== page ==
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October 13, 2012

Allegheny science center named for former president

MEADVILLE — On its 40-year anniversary, the Allegheny College Environmental Science Department finally found a home, said its chairperson and professor, Eric Pallant. Surrounded by tropical flora in the lobby of the Richard J. Cook Center for Environmental Science, Pallant dedicated the site, the former Carr Hall science building, to the college’s president emeritus, and national collegiate leader of environmental sustainability efforts, Richard J. Cook.

“This center reflects everything great about Allegheny College and Liberal Arts education,” said President James Mullen Jr. “The vision that Richard Cook started is now a reality.”

About 200 friends and supporters of Allegheny, including trustees, alumni, faculty, staff and students, began gathering at 4:30 p.m. Friday in the recently renovated Carr Hall, which houses the department that was formerly wandering the wilderness, according to Pallant.

“His love for environmental science and ability to share it with others helped make Allegheny a leader in sustainability and environmental respect,” said Eddie Taylor, Board of Trustees chairman. “There was no greater champion in this regard than Richard Cook.”

Cook, who began his academic career as a chemistry professor, served Allegheny as president for 12 years from 1996 to 2008, after which he left for travels between Michigan and Minnesota.

“He’s a national leader for environmental stewardship,” said Mullen. “This building couldn’t have been named more appropriately.”

“The trustees took me totally by surprise by announcing this in 2008, my very last year,” said Cook. “It’s been a while since I’ve seen the building, but it’s been worth the wait. Everyone here has worked very hard.”

Renovations on the almost 50-year-old building took just over a year from last summer with a total cost of approximately $5.6 million, according to Cliff Willis, director of the Allegheny College Physical Plant.

“The main student input involved primary focus for improved lighting, air quality and plantings inside and out,” he said “Watching this building slowly come to fruition was a real treat. The feel of the building now is exhilarating.”

The new facilities merge the college’s latest in environmental technologies with the biology and nature its students work to study and preserve, with features like an aquaponic sustainable food system, all-natural lighting, and laboratory and classroom facilities made from recycled and renewable resources.

“The tilapia (fish) in the bottom tank produce ammonia which turns into nitrates absorbed by the lettuce in the area above,” said junior environmental science major Kirsten Ressel, explaining the aquaponic system as part of a student and faculty-led facility tour. “The water cycles through the system and by the time it reaches the bottom again, it’s clean.”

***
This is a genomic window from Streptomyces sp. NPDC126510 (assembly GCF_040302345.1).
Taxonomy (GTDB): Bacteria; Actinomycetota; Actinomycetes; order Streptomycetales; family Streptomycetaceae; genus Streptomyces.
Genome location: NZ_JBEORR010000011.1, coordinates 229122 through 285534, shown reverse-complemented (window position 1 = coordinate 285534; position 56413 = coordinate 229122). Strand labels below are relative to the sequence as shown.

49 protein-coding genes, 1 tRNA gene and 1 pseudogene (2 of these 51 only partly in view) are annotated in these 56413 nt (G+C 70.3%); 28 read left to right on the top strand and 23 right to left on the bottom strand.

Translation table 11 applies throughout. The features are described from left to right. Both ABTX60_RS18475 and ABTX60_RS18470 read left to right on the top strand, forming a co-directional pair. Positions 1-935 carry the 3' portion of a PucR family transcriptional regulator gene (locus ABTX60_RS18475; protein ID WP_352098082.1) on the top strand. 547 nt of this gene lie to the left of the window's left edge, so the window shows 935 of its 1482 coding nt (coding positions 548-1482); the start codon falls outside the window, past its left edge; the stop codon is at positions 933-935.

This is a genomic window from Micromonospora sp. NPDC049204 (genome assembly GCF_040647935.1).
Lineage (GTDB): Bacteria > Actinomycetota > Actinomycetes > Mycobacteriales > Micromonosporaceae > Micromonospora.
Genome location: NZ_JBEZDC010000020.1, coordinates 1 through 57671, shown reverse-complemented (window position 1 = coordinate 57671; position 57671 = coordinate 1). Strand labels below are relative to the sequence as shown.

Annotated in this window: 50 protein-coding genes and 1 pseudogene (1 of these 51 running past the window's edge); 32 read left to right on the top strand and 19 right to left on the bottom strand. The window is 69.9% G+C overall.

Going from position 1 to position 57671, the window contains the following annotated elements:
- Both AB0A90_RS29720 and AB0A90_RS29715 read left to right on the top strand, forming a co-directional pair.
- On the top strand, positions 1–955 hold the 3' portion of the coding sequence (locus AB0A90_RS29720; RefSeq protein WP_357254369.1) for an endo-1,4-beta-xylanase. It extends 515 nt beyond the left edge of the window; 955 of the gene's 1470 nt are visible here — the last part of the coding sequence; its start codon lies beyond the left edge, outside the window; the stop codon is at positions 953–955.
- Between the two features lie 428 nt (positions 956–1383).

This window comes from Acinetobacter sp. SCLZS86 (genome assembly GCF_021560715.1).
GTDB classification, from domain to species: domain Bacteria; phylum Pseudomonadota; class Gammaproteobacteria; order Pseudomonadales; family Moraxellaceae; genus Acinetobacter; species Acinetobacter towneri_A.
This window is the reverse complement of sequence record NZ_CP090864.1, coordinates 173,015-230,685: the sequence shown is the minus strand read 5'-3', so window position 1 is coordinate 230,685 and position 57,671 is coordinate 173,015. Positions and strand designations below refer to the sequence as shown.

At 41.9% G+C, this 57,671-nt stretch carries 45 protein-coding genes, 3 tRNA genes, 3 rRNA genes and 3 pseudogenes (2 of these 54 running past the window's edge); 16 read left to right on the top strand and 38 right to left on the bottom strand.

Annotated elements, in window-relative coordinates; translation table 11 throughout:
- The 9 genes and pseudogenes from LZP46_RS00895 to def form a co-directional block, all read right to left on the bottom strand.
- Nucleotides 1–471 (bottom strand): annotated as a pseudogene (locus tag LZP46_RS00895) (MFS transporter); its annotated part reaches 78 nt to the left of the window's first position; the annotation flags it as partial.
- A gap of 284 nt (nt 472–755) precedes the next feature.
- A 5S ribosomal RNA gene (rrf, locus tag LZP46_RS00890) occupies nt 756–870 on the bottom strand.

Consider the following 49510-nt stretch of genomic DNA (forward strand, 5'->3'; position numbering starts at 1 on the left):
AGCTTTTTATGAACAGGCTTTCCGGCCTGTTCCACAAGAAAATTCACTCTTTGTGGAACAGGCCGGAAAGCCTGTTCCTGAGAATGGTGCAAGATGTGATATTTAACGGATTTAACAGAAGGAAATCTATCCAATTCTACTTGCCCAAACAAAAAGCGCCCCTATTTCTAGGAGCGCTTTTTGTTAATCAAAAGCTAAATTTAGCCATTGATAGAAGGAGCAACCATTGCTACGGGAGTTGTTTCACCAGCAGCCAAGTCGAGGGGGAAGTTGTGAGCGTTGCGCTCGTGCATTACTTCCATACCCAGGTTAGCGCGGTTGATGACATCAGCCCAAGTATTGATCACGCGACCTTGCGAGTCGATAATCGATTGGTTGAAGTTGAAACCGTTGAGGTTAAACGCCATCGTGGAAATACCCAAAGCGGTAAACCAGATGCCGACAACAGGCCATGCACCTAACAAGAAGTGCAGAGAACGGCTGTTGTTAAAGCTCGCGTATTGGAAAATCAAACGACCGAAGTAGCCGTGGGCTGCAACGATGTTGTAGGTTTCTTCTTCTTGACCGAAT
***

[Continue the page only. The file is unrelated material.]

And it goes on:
The resulting growth of produce and fish will then be sold to Parkhurst Dining Services, Allegheny’s catering company. Students plan to renew the aquatic resource of that equation by breeding the tilapia.

“There’s no soil, which means no pesticides or fertilizers, and the whole system is self-sustaining,” said Ressel. “The food’s as local as you can get.”

Traditional faculty offices, research labs, student classrooms and more are all outfitted with similar “green” energy-efficient technologies.

“Up until the building’s finish in the fall, the environmental science department didn’t have a permanent home,” said Kate Darby, assistant professor of environmental science. “Classes were held all over campus; in the library and biology building, for example.”

When the project was conceptualized, the department’s students were called upon to prioritize the building’s features, including fresh air, natural lighting and noise reduction.

“This center pushes resource conservation so we tried out with different furniture, surfaces and flooring made from recycled and sustainable materials we could potentially use in other buildings,” said Darby. “Solar tubes collect natural light which passes through a series of mirrors and connects to these lights on the ceiling.”

The end result is no-glare sunlight with dimming capabilities that looks as though it’s coming though artificial lamps and bulbs.

Every room is also outfitted with carbon dioxide motion and light sensors that respond to occupancy levels and can adjust ventilation to save energy.

“Future plans include the production of an outside garden for fruits and vegetables to act as a living laboratory, the production of which we also plan to sell to Parkhurst,” said Darby. “We hope to use the revenue from those sales to fund management for that product so it will be self-sustaining as well.”

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